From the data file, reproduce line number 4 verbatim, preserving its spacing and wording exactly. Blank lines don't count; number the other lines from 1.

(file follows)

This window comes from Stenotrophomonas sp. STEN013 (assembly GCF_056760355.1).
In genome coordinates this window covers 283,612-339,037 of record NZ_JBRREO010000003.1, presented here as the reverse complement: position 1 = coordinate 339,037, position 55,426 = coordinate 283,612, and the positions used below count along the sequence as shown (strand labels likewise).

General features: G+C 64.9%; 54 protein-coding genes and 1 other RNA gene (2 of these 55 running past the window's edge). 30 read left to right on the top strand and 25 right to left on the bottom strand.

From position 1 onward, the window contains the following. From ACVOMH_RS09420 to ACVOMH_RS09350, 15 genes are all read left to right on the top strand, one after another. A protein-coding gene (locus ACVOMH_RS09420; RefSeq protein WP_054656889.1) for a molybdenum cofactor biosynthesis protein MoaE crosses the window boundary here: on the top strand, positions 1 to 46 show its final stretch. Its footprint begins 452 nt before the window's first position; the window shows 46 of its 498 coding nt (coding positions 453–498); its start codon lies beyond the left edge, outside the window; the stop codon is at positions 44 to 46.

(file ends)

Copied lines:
From position 1 onward, the window contains the following. From ACVOMH_RS09420 to ACVOMH_RS09350, 15 genes are all read left to right on the top strand, one after another. A protein-coding gene (locus ACVOMH_RS09420; RefSeq protein WP_054656889.1) for a molybdenum cofactor biosynthesis protein MoaE crosses the window boundary here: on the top strand, positions 1 to 46 show its final stretch. Its footprint begins 452 nt before the window's first position; the window shows 46 of its 498 coding nt (coding positions 453–498); its start codon lies beyond the left edge, outside the window; the stop codon is at positions 44 to 46.